The impact of Coronavirus disease 2019 (COVID-19) on outcomes in patients with cancer remains unclear. Acute Myeloid Leukemia (AML)/high-risk myelodysplasia (MDS) are common hematological malignancies resulting in profound immunosuppression, which is exacerbated by intensive and less-intensive chemotherapy. Importantly, venetoclax based regimens have been increasingly used during the pandemic as a strategy to reduce patient hospitalization however, there is little information concerning the impact of such regimens on COVID-19 infection rates. We therefore opened a prospective clinical study (PACE), at the start of the current pandemic in April 2020 to characterize the risk of COVID-19 infection in patients with AML/MDS-EB2 receiving intensive or non-intensive treatment, including patients treated with venetoclax-based regimens. The primary aim was to determine the incidence of COVID-19 in patients with AML /MDS-EB2 including both, prior to study entry and during treatment until 4 weeks after the last cycle of treatment. Secondary aims were to: characterize the presentation of COVID-19;define the severity and type of both non-COVID-19 and COVID-19 infections;and undertake an exploratory analysis to quantify the incidence of COVID-19 infection in patients receiving (less-intensive) venetoclax based regimens. All analysis conducted to date has been descriptive. 211/230 recruited patients had full treatment histories available, of whom 116 patients received intensive chemotherapy and 95 low intensity regimens. 48 patients received a venetoclax-based regimen. The median age of the non-intensive treatment arm was 72 years;(range 19.1-86.5) and of the intensive arm was 59 years (range 16.1-76.1). There were more cases of secondary AML and relapsed disease in the non-intensive arm as compared to the intensive arm. 25/226 evaluable patients tested positive for COVID-19 as defined by positive SARS-CoV2 PCR test, 10 with a prior diagnosis at study entry and 15 tested positive during the study. The incidence of COVID-19 infection for patients with AML/MDS-EB2 was 11.1% (90%CI: 7.8%-15.1%) (Table). A lower proportion of patients (n=6/91 6.6%) undergoing non-intensive treatment suffered COVID-19 as compared to those undergoing more intensive chemotherapy regimens (n=19/116, 16.4%). Specifically, only 3/48 (6.3%) patients undergoing a venetoclax regimen were infected with SARS-CoV2. The most common presenting symptoms of COVID-19 in this study, regardless of the intensity of chemotherapy, was fever and cough with 6/25 patients asymptomatic. The risk of death at 30 days following study entry in patients who had prior COVID-19 infection or who contracted COVID-19 during this period was 13.6%, compared to 3.9% in the overall cohort without COVID-19 infection. There was a lower incidence of non-COVID-19 related infections in patients receiving venetoclax-based regimens, n=43 infections in 24 (50.0%) of patients;with 313 infections in 94 (81%) of intensively treated patients. The overall occurrence of non-COVID-19 infection in the non-intensive arm was 87 infections in 50 (54.9%) patients. Our multi-center study provides real-world estimates for the incidence and presentation of COVID-19 infection in a cohort of patients with AML/MDS-EB2, and indicates a higher risk of death at 30 days in patients with prior COVID-19 infection prior to, or during treatment. Venetoclax based, and other non-intensive, regimens, increasingly implemented during the pandemic, to minimize patient exposure and reduce usage of hospital beds, appeared to be associated with a low incidence of COVID-19. Further follow-up will be required to understand the long-term impact of this strategy. Analysis of immune responses to COVID-19 infection and vaccination is on-going. Acknowledgments: This study was funded by Cure Leukaemia under the Trials Acceleration Program (TAP), and grants from BMS and Blood Cancer UK. [Formula presented] Disclosures: Loke: Novartis: Other: Travel;Janssen: Honoraria;Amgen: Honoraria;Pfizer: Honoraria;Daichi Sankyo: Other: Travel. K apper: Pfizer: Consultancy, Speakers Bureau;Astellas: Ended employment in the past 24 months, Speakers Bureau;Jazz: Consultancy, Speakers Bureau;Novartis: Consultancy, Research Funding, Speakers Bureau. Khan: Abbvie: Honoraria;Astellas: Honoraria;Takeda: Honoraria;Jazz: Honoraria;Gilead: Honoraria;Novartis: Honoraria. Dillon: Amgen: Other: Research support (paid to institution);Astellas: Consultancy, Other: Educational Events, Speakers Bureau;Menarini: Membership on an entity's Board of Directors or advisory committees;Novartis: Membership on an entity's Board of Directors or advisory committees, Other: Session chair (paid to institution), Speakers Bureau;Pfizer: Consultancy, Membership on an entity's Board of Directors or advisory committees, Other: educational events;Jazz: Other: Education events;Abbvie: Consultancy, Membership on an entity's Board of Directors or advisory committees, Other: Research Support, Educational Events;Shattuck Labs: Membership on an entity's Board of Directors or advisory committees. Culligan: AbbVie Ltd: Honoraria, Speakers Bureau;Celgene Ltd: Honoraria, Speakers Bureau;Gilead: Honoraria, Speakers Bureau;Jazz Pharma: Honoraria, Speakers Bureau;Takeda UK Ltd: Honoraria, Speakers Bureau. McMullin: Bristol Myers Squibb: Membership on an entity's Board of Directors or advisory committees, Other: clinical trial support, Research Funding;Celgene: Membership on an entity's Board of Directors or advisory committees, Speakers Bureau;AbbVie: Membership on an entity's Board of Directors or advisory committees, Speakers Bureau;Novartis: Membership on an entity's Board of Directors or advisory committees, Speakers Bureau;AOP Orphan: Research Funding, Speakers Bureau. Murthy: Abbvie: Other: support to attend educational conferences. Craddock: Novartis Pharmaceuticals: Other: Advisory Board;Celgene/BMS: Membership on an entity's Board of Directors or advisory committees, Research Funding.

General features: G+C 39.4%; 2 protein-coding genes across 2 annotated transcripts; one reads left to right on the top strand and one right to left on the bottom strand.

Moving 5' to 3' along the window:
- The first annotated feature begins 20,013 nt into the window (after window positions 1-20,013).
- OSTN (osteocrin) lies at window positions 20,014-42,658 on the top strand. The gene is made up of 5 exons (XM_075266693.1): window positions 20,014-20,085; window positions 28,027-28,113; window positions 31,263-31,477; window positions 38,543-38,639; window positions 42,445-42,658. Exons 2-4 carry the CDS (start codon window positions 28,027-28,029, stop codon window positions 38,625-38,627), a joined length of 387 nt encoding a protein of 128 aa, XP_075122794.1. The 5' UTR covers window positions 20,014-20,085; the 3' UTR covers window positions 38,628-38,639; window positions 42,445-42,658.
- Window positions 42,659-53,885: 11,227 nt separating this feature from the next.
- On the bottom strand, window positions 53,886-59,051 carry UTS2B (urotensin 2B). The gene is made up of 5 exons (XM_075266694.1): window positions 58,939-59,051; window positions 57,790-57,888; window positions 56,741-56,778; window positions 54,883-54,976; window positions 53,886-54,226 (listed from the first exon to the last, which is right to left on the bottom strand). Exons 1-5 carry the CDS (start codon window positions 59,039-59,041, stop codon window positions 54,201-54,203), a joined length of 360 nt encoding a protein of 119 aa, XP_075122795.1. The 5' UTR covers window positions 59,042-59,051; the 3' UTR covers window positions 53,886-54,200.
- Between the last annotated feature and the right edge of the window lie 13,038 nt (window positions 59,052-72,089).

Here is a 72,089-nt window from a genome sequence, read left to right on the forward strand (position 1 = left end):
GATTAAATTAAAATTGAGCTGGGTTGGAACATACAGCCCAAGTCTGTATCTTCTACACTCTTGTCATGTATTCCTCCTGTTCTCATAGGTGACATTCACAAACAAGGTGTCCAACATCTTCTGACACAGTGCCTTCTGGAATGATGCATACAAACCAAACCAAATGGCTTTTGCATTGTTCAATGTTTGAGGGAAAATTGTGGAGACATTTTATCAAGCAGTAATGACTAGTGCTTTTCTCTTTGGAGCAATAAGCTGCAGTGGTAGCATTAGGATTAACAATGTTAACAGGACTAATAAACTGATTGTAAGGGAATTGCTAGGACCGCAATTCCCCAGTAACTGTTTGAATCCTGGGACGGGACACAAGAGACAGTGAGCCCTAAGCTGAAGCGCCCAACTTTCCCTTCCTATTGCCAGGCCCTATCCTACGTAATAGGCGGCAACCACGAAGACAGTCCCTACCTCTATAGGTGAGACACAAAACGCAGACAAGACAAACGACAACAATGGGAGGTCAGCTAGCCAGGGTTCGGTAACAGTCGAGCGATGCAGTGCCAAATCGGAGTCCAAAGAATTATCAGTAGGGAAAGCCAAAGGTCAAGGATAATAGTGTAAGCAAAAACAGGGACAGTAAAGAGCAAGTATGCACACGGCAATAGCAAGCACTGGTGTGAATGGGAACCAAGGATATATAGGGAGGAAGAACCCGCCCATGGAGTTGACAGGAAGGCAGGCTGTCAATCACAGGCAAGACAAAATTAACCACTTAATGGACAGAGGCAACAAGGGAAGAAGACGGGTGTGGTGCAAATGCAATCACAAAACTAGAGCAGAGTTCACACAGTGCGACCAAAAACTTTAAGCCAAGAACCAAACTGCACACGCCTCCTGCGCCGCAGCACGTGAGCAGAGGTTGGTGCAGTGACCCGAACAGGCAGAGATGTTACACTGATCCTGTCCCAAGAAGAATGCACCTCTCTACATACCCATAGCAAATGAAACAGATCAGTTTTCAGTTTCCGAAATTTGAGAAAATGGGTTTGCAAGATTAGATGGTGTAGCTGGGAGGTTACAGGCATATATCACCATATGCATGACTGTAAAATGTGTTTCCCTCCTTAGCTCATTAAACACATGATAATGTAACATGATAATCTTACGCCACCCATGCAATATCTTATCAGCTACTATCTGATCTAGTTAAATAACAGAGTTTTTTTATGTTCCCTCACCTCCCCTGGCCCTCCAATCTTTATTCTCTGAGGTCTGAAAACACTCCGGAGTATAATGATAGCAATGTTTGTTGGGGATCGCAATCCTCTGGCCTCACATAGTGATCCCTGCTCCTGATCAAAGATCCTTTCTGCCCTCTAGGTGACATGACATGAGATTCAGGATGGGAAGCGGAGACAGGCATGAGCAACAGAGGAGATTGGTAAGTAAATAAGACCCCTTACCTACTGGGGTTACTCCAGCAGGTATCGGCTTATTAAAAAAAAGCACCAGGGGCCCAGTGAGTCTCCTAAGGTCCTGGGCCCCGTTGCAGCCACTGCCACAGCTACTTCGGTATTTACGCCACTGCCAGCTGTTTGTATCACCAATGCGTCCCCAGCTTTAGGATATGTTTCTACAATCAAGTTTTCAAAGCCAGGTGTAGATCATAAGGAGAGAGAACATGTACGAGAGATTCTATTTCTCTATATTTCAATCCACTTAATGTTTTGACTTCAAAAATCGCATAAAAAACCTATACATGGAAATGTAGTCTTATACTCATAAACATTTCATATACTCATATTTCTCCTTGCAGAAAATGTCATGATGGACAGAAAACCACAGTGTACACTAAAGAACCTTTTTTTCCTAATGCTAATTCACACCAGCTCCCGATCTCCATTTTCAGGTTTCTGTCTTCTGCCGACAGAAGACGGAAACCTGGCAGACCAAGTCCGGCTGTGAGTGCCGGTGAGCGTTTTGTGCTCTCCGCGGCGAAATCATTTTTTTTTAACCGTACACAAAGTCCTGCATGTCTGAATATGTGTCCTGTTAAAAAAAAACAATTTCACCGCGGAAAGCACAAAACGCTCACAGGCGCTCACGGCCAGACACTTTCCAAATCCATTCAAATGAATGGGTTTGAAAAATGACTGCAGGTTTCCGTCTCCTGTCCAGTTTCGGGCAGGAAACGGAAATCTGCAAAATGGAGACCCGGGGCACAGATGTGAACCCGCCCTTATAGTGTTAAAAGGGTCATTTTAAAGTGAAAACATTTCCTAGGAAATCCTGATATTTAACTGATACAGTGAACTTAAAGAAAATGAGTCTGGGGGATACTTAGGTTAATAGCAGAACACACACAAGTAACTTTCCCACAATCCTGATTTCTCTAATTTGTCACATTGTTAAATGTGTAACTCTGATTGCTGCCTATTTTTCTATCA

18.